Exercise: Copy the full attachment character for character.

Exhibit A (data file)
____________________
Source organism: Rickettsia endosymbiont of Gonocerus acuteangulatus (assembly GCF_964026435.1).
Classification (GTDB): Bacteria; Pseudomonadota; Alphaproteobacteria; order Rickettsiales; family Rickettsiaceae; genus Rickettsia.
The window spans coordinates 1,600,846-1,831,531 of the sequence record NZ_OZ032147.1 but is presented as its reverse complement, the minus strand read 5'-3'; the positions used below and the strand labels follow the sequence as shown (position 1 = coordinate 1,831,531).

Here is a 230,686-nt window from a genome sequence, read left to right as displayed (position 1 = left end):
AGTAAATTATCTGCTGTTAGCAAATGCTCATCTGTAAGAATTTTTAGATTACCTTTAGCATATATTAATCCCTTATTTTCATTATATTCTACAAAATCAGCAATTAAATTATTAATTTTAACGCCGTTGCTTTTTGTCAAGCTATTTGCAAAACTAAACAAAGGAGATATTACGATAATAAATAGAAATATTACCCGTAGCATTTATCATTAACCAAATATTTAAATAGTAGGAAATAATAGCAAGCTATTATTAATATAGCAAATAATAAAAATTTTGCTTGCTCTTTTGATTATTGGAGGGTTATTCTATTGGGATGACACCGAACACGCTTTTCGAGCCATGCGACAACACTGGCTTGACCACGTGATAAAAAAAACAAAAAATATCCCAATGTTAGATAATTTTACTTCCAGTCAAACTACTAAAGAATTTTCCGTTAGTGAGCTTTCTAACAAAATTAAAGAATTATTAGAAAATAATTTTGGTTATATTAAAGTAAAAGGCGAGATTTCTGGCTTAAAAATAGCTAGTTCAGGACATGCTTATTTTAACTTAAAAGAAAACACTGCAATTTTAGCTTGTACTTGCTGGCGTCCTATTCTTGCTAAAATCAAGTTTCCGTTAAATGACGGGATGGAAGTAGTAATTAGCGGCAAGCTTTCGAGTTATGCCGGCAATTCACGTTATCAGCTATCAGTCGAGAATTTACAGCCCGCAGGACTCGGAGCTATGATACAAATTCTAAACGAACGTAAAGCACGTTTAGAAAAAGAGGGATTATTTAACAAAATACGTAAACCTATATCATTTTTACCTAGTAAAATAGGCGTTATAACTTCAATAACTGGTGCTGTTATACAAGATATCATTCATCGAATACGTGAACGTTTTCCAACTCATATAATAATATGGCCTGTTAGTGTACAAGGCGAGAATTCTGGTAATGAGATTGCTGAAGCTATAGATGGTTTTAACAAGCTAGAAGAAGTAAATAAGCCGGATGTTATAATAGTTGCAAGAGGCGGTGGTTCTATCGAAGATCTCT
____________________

Source organism: Rickettsia endosymbiont of Gonocerus acuteangulatus (assembly GCF_964026435.1).
Classification (GTDB): Bacteria; Pseudomonadota; Alphaproteobacteria; order Rickettsiales; family Rickettsiaceae; genus Rickettsia.
The window spans coordinates 1,600,846-1,831,531 of the sequence record NZ_OZ032147.1 but is presented as its reverse complement, the minus strand read 5'-3'; the positions used below and the strand labels follow the sequence as shown (position 1 = coordinate 1,831,531).

Here is a 230,686-nt window from a genome sequence, read left to right as displayed (position 1 = left end):
AGTAAATTATCTGCTGTTAGCAAATGCTCATCTGTAAGAATTTTTAGATTACCTTTAGCATATATTAATCCCTTATTTTCATTATATTCTACAAAATCAGCAATTAAATTATTAATTTTAACGCCGTTGCTTTTTGTCAAGCTATTTGCAAAACTAAACAAAGGAGATATTACGATAATAAATAGAAATATTACCCGTAGCATTTATCATTAACCAAATATTTAAATAGTAGGAAATAATAGCAAGCTATTATTAATATAGCAAATAATAAAAATTTTGCTTGCTCTTTTGATTATTGGAGGGTTATTCTATTGGGATGACACCGAACACGCTTTTCGAGCCATGCGACAACACTGGCTTGACCACGTGATAAAAAAAACAAAAAATATCCCAATGTTAGATAATTTTACTTCCAGTCAAACTACTAAAGAATTTTCCGTTAGTGAGCTTTCTAACAAAATTAAAGAATTATTAGAAAATAATTTTGGTTATATTAAAGTAAAAGGCGAGATTTCTGGCTTAAAAATAGCTAGTTCAGGACATGCTTATTTTAACTTAAAAGAAAACACTGCAATTTTAGCTTGTACTTGCTGGCGTCCTATTCTTGCTAAAATCAAGTTTCCGTTAAATGACGGGATGGAAGTAGTAATTAGCGGCAAGCTTTCGAGTTATGCCGGCAATTCACGTTATCAGCTATCAGTCGAGAATTTACAGCCCGCAGGACTCGGAGCTATGATACAAATTCTAAACGAACGTAAAGCACGTTTAGAAAAAGAGGGATTATTTAACAAAATACGTAAACCTATATCATTTTTACCTAGTAAAATAGGCGTTATAACTTCAATAACTGGTGCTGTTATACAAGATATCATTCATCGAATACGTGAACGTTTTCCAACTCATATAATAATATGGCCTGTTAGTGTACAAGGCGAGAATTCTGGTAATGAGATTGCTGAAGCTATAGATGGTTTTAACAAGCTAGAAGAAGTAAATAAGCCGGATGTTATAATAGTTGCAAGAGGCGGTGGTTCTATCGAAGATCTCT